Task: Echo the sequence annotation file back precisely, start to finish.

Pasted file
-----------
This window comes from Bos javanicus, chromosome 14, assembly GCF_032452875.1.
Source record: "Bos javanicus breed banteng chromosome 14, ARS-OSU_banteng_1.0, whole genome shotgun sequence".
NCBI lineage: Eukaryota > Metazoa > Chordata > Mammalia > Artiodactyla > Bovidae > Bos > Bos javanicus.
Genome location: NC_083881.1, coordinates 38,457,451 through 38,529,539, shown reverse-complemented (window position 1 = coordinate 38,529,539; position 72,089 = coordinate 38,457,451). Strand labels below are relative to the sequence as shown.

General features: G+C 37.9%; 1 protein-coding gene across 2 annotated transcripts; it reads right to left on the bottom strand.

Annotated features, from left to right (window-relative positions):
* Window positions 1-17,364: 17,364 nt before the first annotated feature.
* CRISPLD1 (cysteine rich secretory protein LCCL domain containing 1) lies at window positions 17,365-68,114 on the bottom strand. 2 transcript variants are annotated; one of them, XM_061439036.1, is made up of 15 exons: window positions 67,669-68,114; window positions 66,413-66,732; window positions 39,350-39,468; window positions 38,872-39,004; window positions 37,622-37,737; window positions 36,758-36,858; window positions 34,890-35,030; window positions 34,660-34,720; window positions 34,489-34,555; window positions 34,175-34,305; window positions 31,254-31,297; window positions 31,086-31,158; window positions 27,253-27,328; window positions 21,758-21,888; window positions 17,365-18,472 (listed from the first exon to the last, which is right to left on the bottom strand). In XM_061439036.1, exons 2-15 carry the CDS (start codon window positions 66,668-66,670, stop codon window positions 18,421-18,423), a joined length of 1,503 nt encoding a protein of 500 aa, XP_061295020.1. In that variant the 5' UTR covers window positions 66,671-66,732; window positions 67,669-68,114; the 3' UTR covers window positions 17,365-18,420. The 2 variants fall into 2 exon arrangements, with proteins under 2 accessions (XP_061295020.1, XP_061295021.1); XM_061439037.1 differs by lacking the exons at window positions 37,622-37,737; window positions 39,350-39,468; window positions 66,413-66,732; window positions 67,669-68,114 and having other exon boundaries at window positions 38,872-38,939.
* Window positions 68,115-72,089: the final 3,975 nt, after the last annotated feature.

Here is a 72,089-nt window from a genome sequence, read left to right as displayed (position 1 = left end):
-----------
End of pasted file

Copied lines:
This window comes from Bos javanicus, chromosome 14, assembly GCF_032452875.1.
Source record: "Bos javanicus breed banteng chromosome 14, ARS-OSU_banteng_1.0, whole genome shotgun sequence".
NCBI lineage: Eukaryota > Metazoa > Chordata > Mammalia > Artiodactyla > Bovidae > Bos > Bos javanicus.
Genome location: NC_083881.1, coordinates 38,457,451 through 38,529,539, shown reverse-complemented (window position 1 = coordinate 38,529,539; position 72,089 = coordinate 38,457,451). Strand labels below are relative to the sequence as shown.

General features: G+C 37.9%; 1 protein-coding gene across 2 annotated transcripts; it reads right to left on the bottom strand.

Annotated features, from left to right (window-relative positions):
* Window positions 1-17,364: 17,364 nt before the first annotated feature.
* CRISPLD1 (cysteine rich secretory protein LCCL domain containing 1) lies at window positions 17,365-68,114 on the bottom strand. 2 transcript variants are annotated; one of them, XM_061439036.1, is made up of 15 exons: window positions 67,669-68,114; window positions 66,413-66,732; window positions 39,350-39,468; window positions 38,872-39,004; window positions 37,622-37,737; window positions 36,758-36,858; window positions 34,890-35,030; window positions 34,660-34,720; window positions 34,489-34,555; window positions 34,175-34,305; window positions 31,254-31,297; window positions 31,086-31,158; window positions 27,253-27,328; window positions 21,758-21,888; window positions 17,365-18,472 (listed from the first exon to the last, which is right to left on the bottom strand). In XM_061439036.1, exons 2-15 carry the CDS (start codon window positions 66,668-66,670, stop codon window positions 18,421-18,423), a joined length of 1,503 nt encoding a protein of 500 aa, XP_061295020.1. In that variant the 5' UTR covers window positions 66,671-66,732; window positions 67,669-68,114; the 3' UTR covers window positions 17,365-18,420. The 2 variants fall into 2 exon arrangements, with proteins under 2 accessions (XP_061295020.1, XP_061295021.1); XM_061439037.1 differs by lacking the exons at window positions 37,622-37,737; window positions 39,350-39,468; window positions 66,413-66,732; window positions 67,669-68,114 and having other exon boundaries at window positions 38,872-38,939.
* Window positions 68,115-72,089: the final 3,975 nt, after the last annotated feature.

Here is a 72,089-nt window from a genome sequence, read left to right as displayed (position 1 = left end):